Craighead County officials hope to improve Bono Lake in 2017 without county funds

by George Jared (gjared@talkbusiness.net) 257 views 

Craighead County officially owns Bono Lake after spending almost $5 million to construct the recreational and flood control waterway, Judge Ed Hill told Talk Business & Politics.

The county has built a 1-mile chat covered road to the lake, but has received promises from the Arkansas Game and Fish Commission that the road and the gravel parking lot will be covered with asphalt in 2017. AGFC can spend up to $100,000 in the county on any project it chooses, and Hill said he doesn’t think it will cost that much to overlay the road and parking lot, he said. AGFC will also build a fishing pier on the 75-acre lake, he said.

“It’s really shaping up out there,” Hill said. “It really looks good.”

There had been consternation as to which governmental entity would ultimately control the lake, located off Craighead County Road 361 near the town of Bono. AGFC relinquished its jurisdiction over the lake in late September. Plans are underway to construct a second road to the lake that will connect with Craighead County Road 333.

The Northeast Arkansas Bicycle Coalition has constructed up to five miles worth of trails around the lake, and has also constructed a pavilion. Hunters have been using the area around the lake to hunt, and the bikers try to coordinate their schedules to not interfere with the hunters, Hill said.

A lake was first proposed in the Bono area in the late 1990s after U.S. 63 from Hoxie/Walnut Ridge to Jonesboro was expanded. The flat, mostly row crop land is prone to floods, and NEA officials thought a 100-acre lake would be a tool to alleviate flooding in the region.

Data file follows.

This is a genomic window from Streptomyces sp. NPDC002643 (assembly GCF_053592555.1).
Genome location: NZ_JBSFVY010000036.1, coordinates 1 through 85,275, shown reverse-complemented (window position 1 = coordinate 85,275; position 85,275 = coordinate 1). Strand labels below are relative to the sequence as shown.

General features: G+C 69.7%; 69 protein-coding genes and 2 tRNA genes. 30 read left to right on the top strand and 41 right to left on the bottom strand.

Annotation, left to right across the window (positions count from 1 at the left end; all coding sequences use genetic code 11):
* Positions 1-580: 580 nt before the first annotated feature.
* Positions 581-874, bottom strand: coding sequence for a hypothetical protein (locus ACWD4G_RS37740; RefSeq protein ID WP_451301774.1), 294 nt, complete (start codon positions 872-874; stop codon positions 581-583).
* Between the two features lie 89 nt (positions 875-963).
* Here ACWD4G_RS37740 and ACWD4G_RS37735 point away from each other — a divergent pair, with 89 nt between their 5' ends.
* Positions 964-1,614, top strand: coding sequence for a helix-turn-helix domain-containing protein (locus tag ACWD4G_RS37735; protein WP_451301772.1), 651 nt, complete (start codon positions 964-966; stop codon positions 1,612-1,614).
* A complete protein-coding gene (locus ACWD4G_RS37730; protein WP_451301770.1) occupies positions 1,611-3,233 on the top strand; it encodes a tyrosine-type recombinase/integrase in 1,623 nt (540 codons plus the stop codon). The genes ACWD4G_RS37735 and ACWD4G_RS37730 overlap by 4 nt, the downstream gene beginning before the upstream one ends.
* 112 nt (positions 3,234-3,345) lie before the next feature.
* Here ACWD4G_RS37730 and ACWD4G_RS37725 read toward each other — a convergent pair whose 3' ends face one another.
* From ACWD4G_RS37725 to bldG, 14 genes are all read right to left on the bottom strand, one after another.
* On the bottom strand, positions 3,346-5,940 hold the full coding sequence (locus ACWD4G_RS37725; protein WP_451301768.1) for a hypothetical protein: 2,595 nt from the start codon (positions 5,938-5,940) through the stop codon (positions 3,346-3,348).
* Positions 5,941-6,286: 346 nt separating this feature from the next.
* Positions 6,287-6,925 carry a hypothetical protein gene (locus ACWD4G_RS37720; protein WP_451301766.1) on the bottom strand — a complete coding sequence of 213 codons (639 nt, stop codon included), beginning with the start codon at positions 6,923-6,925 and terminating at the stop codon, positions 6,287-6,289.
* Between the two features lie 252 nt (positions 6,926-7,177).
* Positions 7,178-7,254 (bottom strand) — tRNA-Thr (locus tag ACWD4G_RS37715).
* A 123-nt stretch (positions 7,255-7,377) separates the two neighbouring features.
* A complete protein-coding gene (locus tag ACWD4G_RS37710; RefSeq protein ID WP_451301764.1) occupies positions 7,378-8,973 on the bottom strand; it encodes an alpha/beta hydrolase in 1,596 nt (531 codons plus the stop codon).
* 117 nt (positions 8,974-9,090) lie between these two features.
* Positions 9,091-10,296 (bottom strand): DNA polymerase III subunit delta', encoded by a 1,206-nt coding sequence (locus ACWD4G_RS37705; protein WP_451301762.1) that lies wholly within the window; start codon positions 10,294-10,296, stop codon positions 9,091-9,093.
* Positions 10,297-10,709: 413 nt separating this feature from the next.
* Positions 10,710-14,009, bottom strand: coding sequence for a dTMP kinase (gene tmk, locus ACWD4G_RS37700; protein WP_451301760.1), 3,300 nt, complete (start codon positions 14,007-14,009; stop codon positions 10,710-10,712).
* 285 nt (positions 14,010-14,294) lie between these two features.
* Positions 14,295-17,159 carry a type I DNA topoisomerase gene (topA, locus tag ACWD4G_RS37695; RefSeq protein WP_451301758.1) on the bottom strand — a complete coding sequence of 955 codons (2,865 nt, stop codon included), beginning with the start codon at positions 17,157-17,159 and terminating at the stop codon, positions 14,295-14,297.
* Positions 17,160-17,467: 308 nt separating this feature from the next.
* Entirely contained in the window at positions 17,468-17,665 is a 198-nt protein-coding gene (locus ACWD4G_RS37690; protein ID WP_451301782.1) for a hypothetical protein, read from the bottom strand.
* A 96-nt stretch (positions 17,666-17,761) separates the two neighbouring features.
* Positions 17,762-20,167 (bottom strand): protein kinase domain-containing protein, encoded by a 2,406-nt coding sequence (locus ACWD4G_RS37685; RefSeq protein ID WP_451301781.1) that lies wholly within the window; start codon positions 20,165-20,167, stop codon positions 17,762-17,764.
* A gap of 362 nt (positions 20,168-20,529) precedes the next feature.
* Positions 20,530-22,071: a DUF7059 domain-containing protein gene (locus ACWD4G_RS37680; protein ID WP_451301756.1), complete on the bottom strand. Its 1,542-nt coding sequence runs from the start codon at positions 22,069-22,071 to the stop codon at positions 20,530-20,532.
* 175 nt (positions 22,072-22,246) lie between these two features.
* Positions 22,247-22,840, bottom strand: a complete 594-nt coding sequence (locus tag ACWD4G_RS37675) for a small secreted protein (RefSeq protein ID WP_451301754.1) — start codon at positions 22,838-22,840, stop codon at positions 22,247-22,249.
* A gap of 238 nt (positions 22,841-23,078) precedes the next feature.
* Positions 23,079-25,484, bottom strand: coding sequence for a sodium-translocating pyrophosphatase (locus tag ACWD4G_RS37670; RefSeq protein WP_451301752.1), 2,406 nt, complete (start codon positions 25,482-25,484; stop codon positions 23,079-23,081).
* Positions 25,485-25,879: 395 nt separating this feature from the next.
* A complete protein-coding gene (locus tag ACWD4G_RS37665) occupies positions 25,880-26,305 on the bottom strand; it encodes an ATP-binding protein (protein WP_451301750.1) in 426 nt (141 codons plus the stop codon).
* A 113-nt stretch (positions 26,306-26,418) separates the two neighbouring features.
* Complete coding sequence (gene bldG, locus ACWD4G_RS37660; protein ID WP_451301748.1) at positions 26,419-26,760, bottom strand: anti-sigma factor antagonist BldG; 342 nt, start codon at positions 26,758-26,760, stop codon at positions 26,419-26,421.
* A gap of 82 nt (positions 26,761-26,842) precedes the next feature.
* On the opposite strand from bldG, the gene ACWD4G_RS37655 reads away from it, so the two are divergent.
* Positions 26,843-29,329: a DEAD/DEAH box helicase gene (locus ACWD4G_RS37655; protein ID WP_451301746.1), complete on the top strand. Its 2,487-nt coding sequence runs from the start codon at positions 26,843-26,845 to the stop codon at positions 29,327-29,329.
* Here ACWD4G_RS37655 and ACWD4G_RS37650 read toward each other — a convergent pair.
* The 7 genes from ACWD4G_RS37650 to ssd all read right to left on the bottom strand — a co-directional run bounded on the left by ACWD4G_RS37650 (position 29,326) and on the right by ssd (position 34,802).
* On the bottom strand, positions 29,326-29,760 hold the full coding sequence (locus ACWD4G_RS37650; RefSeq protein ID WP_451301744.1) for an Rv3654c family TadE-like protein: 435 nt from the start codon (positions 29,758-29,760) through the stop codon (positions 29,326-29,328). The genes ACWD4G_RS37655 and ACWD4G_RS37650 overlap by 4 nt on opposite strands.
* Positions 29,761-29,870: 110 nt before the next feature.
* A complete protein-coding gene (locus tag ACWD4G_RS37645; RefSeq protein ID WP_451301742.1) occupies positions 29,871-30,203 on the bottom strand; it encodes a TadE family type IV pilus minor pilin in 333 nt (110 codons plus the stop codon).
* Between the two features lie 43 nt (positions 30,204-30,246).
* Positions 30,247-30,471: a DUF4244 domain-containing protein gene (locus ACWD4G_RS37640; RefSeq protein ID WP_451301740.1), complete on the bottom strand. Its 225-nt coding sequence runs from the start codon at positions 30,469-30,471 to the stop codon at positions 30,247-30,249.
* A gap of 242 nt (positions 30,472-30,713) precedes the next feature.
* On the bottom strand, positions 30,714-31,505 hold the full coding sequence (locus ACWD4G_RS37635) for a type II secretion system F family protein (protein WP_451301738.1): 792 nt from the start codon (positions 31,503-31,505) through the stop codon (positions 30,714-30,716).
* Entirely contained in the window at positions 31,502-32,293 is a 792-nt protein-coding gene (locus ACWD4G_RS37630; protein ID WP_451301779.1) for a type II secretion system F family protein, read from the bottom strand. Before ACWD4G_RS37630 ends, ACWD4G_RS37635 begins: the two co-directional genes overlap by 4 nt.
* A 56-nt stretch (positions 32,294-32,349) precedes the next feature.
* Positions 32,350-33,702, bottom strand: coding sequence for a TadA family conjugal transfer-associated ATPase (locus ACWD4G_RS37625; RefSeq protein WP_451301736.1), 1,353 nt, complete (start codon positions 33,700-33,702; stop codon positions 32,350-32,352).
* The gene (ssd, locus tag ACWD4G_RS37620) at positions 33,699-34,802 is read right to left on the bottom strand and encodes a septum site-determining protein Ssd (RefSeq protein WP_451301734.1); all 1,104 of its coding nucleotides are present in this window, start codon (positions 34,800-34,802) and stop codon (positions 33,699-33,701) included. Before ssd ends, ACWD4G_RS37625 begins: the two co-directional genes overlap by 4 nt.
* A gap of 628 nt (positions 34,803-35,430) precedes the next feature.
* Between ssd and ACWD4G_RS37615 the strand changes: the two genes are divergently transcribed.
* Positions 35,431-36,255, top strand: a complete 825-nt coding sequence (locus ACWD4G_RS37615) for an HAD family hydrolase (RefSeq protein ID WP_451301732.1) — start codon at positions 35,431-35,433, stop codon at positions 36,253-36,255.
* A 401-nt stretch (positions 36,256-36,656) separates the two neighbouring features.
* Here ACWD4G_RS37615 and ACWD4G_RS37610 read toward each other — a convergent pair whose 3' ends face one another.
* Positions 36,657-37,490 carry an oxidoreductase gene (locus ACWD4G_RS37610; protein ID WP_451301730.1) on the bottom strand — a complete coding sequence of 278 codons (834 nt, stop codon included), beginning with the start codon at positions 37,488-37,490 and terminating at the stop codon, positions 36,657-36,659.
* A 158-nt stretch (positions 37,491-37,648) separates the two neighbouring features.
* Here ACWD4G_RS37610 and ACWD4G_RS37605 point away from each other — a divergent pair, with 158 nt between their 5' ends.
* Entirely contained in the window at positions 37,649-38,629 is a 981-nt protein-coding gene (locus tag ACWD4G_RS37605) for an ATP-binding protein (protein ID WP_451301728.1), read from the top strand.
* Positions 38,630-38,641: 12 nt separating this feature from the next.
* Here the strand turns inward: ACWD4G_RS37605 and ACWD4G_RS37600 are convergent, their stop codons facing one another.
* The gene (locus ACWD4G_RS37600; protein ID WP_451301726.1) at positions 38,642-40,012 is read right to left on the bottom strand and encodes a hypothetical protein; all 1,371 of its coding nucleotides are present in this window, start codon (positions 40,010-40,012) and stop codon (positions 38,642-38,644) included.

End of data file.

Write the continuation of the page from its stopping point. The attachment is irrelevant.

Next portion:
The lake would also serve as a recreational hot spot on the edge of the largest city in NEA. Officials envisioned a lake and surrounding area similar to Craighead Forest Park in Jonesboro. The problem was money. In 2007, residents overwhelmingly agreed to a 1/2-cent sales tax during the Christmas shopping season. The tax generated $3.5 million, according to the county. It was the seed money used to construct the lake.

The project was plagued for many years with cost overages, construction delays, and other problems. When Hill ran for county judge in 2010 he promised to get the project completed. During his re-election campaign this year, his opponent Jeff Presley, said the project was a drain on taxpayer dollars, and no more money should be poured into the project. Hill said he still supported the project and won his fourth term in November. His hope is to make improvements at the lake without using county taxpayer dollars to do it, he said.

The county hopes to receive grant money to hire a consultant to devise a 5-year master plan, and the goal is to make upgrades without the use of county taxpayer dollars in the coming years, he said.

“We don’t know how much it will cost to hire a consultant … we are in the preliminary planning stages,” Hill said.

County administrator Tony Thomas is writing a grant proposal to the Rockefeller Foundation seeking funds to hire a consultant. The proposal has to be tentatively approved by the foundation before a money amount will be discussed, Hill said.

A primary component in the master plan will be the construction of an equestrian trail. The judge’s office has received numerous requests to build an equestrian trail, and the closest one is in Wynne, meaning it could spark tourism in western Craighead County, Hill said. The county has also talked with Bono city officials and subdivision developers about a possible sidewalk from the nearby neighborhoods to the lake. A sidewalk would enhance property values and provide greater access to the lake and adjoining park. County officials have not developed estimates about how many people are utilizing the lake on a daily basis, officials said.

Fishing boats are allowed on the lake, and AFGC has constructed a concrete pier. Tree, bushes, and flowers still need to be planted near the lake. A playground and other amenities still need to be constructed, too, the judge said. But, the lake project is on the right track and the lake is now in use.

“Every time I go out there, I see people using the lake,” he said.

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